Krasl Art Center excited about host of ‘new’ opportunities

Published 10:23 am Monday, February 3, 2014

"Blackburn" (2002), a color lithograph by Ron Adams. (Submitted photo)

“Blackburn” (2002), a color lithograph by Ron Adams. (Submitted photo)

ST. JOSEPH — “New.” That’s a popular word at the Krasl Art Center these days. A new exhibition, a new artist in the artlab, a new session of classes, and most exciting of all, a newly renovated interior on the first floor of the museum.

Built in 1980, the museum has not enjoyed such a major overhaul since 1996. Over the last several weeks, all of the public spaces have received special attention.

“First, we’re putting a polished cement floor in the artlab,” said Tami Miller, curator of exhibitions, collections and education at the Krasl. “From a curatorial perspective, that’s just great because we use that space for so many things, and the new flooring will provide increased flexibility for that space.”

The artlab will enjoy its first use at 7 p.m. on Jan. 30, when artist Heather Parrish engages the public in a free artlab artist’s talk. Currently an M.F.A. student at the University of Notre Dame, Parrish utilizes light, paper and, at times, sound to create physically and psychologically evocative spaces. Her work will remain as a feature at the museum through April 20.

The Main Gallery has also received attention in the form of new, maple hardwood flooring.

“In the Main Gallery, the maple flooring will be just a lovely addition to that space. It will lighten it up and work very well with the architecture,” Miller said.

On Jan. 31, that gallery will also host a new exhibition, The Harmon and Harriet Kelley Collection of African American Art:  Works on Paper. An opening party for that exhibit will be combined with the premier film screening for the Children’s Coastline Film Festival.

David Driskell, Professor Emeritus at the University of Maryland at College Park, has called the Kelley Collection “one of the finest that has been assembled tracing the history of African American art.”

The Harmon and Harriet Kelley Collection of African American Art: Works on Paper includes 70 artworks from the 19th through the 21st centuries. The exhibit is organized by Landau Traveling Exhibitions of Los Angeles, Cal.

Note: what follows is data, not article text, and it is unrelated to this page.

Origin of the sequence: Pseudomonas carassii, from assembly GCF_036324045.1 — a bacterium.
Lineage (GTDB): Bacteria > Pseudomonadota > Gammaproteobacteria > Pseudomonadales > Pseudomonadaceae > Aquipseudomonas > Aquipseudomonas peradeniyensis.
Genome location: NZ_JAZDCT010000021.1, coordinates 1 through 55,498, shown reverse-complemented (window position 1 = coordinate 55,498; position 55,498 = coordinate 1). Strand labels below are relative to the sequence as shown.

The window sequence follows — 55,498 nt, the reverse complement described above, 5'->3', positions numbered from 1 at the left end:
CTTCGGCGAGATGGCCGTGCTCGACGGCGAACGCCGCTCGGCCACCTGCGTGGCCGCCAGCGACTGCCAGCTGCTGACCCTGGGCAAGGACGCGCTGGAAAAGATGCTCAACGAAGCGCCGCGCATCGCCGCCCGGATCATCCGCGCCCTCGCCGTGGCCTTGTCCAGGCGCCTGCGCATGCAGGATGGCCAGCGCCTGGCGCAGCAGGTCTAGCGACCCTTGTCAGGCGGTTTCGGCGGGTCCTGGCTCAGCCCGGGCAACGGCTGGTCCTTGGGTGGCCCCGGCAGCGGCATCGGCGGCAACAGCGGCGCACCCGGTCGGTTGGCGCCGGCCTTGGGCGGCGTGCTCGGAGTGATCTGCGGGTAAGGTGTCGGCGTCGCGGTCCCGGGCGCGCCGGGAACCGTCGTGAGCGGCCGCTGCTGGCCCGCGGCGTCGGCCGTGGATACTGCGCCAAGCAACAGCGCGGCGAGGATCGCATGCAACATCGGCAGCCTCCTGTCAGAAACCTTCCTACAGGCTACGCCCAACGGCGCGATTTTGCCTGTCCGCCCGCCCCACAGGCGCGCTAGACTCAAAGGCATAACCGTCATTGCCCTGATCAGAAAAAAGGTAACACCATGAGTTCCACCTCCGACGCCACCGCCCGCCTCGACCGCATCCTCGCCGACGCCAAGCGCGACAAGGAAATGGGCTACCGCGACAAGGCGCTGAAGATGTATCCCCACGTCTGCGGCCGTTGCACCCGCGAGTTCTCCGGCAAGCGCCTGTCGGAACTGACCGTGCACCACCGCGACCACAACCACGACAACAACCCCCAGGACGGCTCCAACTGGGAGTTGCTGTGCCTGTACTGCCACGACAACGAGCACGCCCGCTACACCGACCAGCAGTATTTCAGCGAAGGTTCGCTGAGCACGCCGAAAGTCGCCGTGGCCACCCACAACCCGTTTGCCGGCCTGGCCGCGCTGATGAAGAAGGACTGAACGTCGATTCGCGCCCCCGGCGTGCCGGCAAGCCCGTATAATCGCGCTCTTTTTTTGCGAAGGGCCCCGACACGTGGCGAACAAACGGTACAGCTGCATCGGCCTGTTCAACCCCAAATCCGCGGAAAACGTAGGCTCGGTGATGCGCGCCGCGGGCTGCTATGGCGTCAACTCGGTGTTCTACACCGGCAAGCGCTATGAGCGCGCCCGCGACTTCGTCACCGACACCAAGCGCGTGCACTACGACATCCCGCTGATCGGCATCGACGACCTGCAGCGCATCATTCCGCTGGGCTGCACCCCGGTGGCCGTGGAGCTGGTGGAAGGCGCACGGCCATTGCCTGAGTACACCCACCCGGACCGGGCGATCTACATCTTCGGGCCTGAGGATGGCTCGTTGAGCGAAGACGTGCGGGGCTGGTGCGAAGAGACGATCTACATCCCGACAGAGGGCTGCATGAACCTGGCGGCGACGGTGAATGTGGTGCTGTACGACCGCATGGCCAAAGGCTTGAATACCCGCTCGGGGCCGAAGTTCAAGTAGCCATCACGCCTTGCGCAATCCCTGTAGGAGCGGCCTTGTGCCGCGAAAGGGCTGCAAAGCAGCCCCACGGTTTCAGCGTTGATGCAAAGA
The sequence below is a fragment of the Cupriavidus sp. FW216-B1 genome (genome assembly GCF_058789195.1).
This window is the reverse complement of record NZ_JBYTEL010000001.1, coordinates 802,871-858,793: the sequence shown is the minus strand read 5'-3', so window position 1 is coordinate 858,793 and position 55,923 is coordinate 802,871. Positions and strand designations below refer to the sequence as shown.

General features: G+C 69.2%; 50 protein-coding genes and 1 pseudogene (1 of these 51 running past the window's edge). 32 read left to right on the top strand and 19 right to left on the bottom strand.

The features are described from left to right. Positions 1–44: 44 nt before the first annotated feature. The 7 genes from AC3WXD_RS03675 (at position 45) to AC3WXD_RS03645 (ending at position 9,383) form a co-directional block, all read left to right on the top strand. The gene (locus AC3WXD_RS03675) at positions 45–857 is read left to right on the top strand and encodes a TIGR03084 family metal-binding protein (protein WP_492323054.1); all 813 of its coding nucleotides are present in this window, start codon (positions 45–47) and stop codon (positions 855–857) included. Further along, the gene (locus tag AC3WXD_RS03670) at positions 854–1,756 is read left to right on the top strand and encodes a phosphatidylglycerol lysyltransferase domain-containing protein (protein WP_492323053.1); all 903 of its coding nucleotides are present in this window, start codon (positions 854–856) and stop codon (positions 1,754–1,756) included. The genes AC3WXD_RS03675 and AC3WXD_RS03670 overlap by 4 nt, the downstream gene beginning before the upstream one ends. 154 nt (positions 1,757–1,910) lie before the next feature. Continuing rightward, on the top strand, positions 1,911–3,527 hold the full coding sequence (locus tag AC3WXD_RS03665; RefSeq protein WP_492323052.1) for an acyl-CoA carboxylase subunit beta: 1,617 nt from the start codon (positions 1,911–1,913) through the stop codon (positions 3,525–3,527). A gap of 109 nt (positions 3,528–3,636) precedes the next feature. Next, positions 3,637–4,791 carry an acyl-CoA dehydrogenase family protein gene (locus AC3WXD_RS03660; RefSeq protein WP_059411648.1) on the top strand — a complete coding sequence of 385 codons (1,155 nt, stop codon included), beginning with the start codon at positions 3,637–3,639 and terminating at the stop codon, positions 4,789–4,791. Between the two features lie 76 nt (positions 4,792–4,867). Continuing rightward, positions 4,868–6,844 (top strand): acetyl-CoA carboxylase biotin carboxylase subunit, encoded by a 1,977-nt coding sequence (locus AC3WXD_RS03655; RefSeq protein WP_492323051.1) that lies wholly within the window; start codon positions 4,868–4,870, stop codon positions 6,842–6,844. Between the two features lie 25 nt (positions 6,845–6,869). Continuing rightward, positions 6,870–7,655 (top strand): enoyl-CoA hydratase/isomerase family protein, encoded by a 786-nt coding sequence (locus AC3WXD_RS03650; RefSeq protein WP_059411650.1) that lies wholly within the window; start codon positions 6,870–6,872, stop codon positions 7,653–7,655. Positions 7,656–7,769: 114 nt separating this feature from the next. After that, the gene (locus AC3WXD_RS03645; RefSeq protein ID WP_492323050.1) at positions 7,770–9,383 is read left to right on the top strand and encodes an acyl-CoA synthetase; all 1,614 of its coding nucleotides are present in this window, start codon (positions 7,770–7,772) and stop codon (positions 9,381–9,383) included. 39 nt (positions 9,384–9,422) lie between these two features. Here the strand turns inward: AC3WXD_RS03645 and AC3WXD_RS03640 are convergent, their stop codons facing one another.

“The premier is free and open to the public, starting at 6 p.m. At 6:30, there will be a live drum performance by students at Hull Academy in Benton Harbor. At 7:15, we will have the screening of “Kirikou and the Sorceress” in the gallery,” Miller said.

The Krasl’s gift shop, known for its eclectic mix of artistic gifts, has also received its share of attention in the recent renovation.

“The gift shop will have new paint, store fixtures and carpet,” said Colleen Villa, director of community relations at the Krasl Art Center.

“We are freshening up the ways that we’re displaying the merchandise as well,” Miller added.

Finally, the flooring in the lobby of the museum has been updated.

“The new carpet in all of the public spaces on the first floor of the museum will give it a lovely, fresh look and provide a nice welcome to the pubic,” Miller said.

“We are very fortunate to have these funds,” said Villa, of a $67,500 grant from the Michigan Council for Arts and Cultural Affairs that made the renovations possible.

“The public can come and get a first glance at the improvements we’ve been making at the ribbon cutting that we will be hosting on Friday, Jan. 31, at 4 p.m.,” Miller said. “Members of the Cornerstone Chamber Alliance will be there, and our executive director, Julia Gourley, will be speaking at the event.”

The Krasl Art Center galleries, located at 707 Lake Blvd., are open Monday-Wednesday, Friday and Saturday from 10 a.m. to 4 p.m.; Thursday from 10 a.m. to 9; and Sunday from 1 to 4 p.m.  Admission to the museum is free of charge.  More information can be obtained by calling (269) 983-0271 or visiting

Finally, a new session of classes will be starting at the Krasl as early as Feb. 4.

“There are still limited openings available in our adults’ and children’s classes, so we have extended the registration period,” Miller said. “We want to make sure that as many people as possible have an opportunity to sign up for them.”